• He helps finance his training and equipment with income from the family business: a tourism company in the scenic hill town of Manali, including an Italian restaurant called the Rose Garden that was inspired by his Italian-born mother.
  • He was discovered by an international scout in the mid-1990s.
  • He has represented his country at the last four Winter Olympics. He first qualified for Olympics in Nagano, Japan, in 1998. At 16,  he was the youngest to ever compete in luge and India's sole representative who borrowed the sled from the South Korean team. In 2006 in Turin, Italy, the International Luge Federation got him his sled. In 2010, in Vancouver, his sled was courtesy of a group of Indian lawyers. And finally, this time around, the Indian Government, finally woke up and financed his way to Sochi.
  • Keshavan is a two-time gold medalist in the Asia Cup luge competition.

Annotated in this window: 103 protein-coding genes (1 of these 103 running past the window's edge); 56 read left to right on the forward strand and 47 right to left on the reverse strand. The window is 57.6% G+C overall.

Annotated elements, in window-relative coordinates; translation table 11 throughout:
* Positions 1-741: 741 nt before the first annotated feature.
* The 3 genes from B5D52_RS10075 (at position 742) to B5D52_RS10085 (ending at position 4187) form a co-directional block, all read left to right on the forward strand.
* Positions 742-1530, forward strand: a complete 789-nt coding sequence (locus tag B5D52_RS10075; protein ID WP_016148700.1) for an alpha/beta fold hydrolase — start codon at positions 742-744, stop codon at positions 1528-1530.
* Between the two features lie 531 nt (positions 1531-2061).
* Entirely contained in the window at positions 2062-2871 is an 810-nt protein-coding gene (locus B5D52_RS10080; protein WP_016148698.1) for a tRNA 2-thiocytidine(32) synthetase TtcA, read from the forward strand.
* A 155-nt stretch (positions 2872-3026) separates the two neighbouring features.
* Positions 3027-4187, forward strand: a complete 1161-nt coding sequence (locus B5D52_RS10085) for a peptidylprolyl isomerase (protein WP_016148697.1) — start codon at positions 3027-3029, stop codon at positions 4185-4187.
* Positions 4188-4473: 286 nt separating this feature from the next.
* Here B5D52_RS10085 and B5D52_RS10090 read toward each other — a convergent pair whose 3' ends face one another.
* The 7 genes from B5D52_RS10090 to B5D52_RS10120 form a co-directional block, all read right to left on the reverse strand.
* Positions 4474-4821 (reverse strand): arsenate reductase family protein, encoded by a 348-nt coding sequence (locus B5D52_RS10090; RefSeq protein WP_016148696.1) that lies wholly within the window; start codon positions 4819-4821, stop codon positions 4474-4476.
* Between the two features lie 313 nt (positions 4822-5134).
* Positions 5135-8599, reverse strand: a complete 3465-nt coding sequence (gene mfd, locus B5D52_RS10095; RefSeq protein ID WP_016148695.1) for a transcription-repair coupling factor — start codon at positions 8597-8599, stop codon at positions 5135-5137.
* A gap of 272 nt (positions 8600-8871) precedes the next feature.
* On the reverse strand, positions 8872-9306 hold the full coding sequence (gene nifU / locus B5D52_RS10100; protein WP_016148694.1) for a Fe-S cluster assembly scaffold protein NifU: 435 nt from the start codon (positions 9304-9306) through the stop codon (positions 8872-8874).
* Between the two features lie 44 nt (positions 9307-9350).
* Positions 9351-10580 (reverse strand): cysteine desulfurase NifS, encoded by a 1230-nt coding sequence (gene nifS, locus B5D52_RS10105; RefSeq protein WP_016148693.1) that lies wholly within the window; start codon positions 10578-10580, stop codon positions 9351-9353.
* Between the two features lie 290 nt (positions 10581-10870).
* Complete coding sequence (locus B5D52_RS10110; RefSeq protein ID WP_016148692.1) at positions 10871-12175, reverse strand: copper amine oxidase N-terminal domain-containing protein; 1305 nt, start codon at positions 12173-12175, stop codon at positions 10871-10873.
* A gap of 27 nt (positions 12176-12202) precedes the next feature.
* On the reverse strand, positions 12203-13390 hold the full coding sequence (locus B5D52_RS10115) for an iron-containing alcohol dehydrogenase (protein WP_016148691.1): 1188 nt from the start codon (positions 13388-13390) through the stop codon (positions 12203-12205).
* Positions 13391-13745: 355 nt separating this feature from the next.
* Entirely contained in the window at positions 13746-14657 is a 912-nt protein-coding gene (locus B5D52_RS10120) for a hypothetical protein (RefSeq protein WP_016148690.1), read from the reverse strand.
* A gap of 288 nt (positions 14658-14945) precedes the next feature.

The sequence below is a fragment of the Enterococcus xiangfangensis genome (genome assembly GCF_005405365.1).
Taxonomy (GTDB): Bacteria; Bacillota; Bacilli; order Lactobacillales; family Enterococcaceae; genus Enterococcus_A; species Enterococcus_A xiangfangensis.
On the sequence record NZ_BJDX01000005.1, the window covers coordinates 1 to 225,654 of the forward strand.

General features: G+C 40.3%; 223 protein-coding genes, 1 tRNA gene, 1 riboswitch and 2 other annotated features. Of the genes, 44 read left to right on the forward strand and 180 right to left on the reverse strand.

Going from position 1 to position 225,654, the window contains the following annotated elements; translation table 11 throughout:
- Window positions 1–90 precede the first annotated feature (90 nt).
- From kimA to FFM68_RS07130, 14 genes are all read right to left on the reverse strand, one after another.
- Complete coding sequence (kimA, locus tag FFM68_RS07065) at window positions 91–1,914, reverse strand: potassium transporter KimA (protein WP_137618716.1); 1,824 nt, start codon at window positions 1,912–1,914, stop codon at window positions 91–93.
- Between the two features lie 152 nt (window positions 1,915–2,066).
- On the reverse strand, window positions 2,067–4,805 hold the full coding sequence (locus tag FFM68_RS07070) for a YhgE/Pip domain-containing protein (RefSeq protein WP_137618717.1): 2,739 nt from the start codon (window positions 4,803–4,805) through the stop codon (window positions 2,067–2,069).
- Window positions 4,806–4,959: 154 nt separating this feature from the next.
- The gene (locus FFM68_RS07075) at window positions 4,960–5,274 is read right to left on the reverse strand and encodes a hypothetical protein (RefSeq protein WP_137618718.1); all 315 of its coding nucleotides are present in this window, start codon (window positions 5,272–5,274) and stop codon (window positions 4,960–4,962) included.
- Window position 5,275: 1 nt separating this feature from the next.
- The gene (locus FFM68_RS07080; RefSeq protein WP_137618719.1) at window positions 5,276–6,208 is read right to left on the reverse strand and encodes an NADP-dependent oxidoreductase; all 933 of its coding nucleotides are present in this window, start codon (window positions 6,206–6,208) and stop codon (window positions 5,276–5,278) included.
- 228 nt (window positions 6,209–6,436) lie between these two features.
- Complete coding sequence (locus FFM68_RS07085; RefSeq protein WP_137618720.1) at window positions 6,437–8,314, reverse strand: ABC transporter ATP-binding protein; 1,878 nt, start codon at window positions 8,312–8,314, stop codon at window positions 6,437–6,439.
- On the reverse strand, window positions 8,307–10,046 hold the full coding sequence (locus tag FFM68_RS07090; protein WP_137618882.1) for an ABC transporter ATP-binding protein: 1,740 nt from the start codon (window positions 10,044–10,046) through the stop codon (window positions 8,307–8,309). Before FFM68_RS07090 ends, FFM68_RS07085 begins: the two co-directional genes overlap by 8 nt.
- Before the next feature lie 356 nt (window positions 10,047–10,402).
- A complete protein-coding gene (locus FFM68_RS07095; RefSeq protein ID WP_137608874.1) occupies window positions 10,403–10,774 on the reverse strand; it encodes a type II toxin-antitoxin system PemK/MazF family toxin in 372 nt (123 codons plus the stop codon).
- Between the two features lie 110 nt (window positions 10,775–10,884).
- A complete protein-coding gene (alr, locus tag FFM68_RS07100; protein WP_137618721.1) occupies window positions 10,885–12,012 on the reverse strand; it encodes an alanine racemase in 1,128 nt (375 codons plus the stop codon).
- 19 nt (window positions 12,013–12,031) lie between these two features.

So, knowing the story of Shiv Keshavan, his ability, his persistence in the face of lack of finances, training and even facilities, on the one hand and the Indian Government,  the corruption that they're forever involved in, their lack of support both in the form of finances and facilities, on the other hand, it's anybody's guess what we should be saying. So let's say it-

Dear Indian Politicians,

It's one thing to not provide the infrastructure to train and groom the masses to provide an opportunity to participate in international sports arena.

But it's entirely another matter to have self made, self motivated athletes who, all on their own merit and motivation, make it into a forum of Olympics caliber, and yet not have their government take them under their wings, give them that final push and the nudge that will boost their morale, let alone increase their chances of winning.